Musaeus of Athens (Greek: , Mousaios) was a legendary polymath, philosopher, historian, prophet, seer, priest, poet, and musician, said to have been the founder of priestly poetry in Attica. He composed dedicatory and purificatory hymns and prose treatises, and oracular responses.
Herodotus reports that, during the reign of Peisistratus at Athens, the scholar Onomacritus collected and arranged the oracles of Musaeus but inserted forgeries of his own devising, later detected by Lasus of Hermione. The mystic and oracular verses and customs of Attica, especially of Eleusis, are connected with his name. A Titanomachia and Theogonia are also attributed to him by Gottfried Kinkel.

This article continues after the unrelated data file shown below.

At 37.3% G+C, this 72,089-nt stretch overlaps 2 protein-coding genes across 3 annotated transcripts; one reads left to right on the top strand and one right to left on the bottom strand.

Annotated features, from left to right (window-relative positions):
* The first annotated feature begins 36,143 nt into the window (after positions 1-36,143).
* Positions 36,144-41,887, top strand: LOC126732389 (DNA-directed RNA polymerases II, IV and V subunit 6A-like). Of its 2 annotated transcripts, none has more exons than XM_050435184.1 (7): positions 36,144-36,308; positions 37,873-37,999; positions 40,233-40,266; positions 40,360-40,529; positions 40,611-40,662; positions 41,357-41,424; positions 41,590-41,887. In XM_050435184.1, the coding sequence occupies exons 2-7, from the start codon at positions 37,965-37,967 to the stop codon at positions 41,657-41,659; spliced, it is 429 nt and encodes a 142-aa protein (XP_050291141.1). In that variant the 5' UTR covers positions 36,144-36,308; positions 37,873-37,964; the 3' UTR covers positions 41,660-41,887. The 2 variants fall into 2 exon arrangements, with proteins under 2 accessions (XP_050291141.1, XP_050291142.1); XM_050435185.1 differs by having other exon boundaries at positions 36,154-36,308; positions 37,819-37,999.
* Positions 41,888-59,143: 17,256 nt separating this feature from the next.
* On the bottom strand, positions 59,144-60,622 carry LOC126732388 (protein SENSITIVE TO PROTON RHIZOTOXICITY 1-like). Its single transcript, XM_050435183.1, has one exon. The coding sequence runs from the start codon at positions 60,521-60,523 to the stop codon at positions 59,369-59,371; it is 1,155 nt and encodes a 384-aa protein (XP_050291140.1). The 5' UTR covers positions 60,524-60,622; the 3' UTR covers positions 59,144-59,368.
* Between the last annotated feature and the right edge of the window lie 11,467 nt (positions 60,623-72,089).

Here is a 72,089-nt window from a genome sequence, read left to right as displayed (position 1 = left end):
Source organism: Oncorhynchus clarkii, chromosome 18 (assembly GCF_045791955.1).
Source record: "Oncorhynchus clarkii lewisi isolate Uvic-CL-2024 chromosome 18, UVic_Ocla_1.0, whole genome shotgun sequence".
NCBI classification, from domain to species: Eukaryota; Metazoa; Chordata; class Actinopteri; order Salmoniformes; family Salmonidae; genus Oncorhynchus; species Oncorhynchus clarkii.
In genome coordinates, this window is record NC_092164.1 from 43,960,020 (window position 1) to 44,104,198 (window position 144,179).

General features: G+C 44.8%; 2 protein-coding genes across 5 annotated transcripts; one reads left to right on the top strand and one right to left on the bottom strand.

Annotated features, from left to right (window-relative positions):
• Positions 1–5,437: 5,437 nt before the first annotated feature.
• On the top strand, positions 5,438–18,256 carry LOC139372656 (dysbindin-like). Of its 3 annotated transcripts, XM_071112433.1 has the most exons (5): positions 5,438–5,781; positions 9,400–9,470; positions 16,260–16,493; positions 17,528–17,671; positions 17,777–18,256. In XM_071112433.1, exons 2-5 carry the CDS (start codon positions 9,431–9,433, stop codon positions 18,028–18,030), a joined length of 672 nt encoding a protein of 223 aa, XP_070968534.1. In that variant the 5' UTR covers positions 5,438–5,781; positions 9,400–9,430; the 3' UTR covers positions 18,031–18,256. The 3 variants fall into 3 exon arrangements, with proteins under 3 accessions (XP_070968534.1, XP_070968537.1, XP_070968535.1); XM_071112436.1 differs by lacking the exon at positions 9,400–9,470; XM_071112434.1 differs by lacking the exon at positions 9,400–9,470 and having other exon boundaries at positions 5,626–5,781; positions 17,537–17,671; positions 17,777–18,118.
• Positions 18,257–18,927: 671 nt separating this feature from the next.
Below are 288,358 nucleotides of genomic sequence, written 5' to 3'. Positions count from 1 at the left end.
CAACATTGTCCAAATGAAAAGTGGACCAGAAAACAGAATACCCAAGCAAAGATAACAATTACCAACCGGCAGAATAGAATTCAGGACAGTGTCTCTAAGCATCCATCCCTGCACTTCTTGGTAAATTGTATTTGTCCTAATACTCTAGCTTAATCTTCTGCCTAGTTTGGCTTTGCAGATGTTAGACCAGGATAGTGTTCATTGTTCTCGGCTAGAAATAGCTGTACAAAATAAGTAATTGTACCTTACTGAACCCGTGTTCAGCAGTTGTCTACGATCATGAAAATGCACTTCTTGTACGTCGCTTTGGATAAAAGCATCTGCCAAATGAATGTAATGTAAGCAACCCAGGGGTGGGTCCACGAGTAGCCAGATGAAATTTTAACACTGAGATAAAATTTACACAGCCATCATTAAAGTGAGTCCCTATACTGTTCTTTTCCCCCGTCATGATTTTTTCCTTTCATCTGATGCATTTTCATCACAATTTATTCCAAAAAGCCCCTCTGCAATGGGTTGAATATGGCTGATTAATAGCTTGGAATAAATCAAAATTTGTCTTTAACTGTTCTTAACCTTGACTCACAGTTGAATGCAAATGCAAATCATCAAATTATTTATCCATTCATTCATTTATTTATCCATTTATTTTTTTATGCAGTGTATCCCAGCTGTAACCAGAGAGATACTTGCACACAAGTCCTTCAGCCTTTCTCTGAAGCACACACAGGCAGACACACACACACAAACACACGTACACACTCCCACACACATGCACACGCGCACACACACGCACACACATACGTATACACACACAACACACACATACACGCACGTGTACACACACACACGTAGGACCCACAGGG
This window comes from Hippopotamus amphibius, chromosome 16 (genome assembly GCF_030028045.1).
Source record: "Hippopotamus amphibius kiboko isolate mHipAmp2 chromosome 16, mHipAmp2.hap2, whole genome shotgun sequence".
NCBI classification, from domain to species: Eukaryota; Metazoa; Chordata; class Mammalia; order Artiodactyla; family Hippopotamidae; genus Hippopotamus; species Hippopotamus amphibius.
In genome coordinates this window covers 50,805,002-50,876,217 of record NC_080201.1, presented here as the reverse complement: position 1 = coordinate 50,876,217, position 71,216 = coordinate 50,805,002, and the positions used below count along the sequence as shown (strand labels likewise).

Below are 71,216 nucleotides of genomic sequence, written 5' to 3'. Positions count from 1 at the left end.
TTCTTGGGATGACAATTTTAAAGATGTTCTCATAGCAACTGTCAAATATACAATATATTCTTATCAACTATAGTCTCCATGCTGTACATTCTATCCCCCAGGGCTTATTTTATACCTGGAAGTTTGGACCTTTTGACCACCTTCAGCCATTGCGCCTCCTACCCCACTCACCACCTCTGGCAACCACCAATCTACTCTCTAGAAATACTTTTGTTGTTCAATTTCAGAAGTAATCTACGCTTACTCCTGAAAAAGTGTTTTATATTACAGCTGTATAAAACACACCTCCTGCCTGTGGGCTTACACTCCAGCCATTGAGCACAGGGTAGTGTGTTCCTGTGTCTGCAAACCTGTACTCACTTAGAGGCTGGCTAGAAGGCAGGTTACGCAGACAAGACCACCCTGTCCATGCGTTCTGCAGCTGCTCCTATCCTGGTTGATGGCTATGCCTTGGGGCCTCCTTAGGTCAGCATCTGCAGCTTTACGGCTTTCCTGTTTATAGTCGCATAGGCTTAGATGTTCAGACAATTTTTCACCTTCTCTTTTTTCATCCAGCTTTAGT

In 450 BC, the playwright Euripides in his play Rhesus describes him thus, "Musaeus, too, thy holy citizen, of all men most advanced in lore." In 380 BC, Plato says in his Ion that poets are inspired by Orpheus and Musaeus but the greater are inspired by Homer. In the Protagoras, Plato says that Musaeus was a hierophant and a prophet. In the Apology, Socrates says, "What would not a man give if he might converse with Orpheus and Musaeus and Hesiod and Homer? Nay, if this be true, let me die again and again." According to Diodorus Siculus, Musaeus was the son of Orpheus, according to Tatian he was the disciple of Orpheus, but according to Diogenes Laërtius he was the son of Eumolpus. Alexander Polyhistor, Clement of Alexandria and Eusebius say he was the teacher of Orpheus. Aristotle quotes him in Book VIII of his Politics: "Song is to mortals of all things the sweetest." According to Diogenes Laërtius he died and was buried at Phalerum, with the epitaph: "Musaeus, to his sire Eumolpus dear, in Phalerean soil lies buried here." According to Pausanias, he was buried on the Mouseion Hill, south-west of the Acropolis, where there was a statue dedicated to a Syrian. For this and other reasons, Artapanus of Alexandria, Alexander Polyhistor, Numenius of Apamea, and Eusebius identify Musaeus with Moses the Jewish lawbringer. Musaeus is singled out in Book 6 of The Aeneid, as someone who the souls of Elysium particularly looked up to.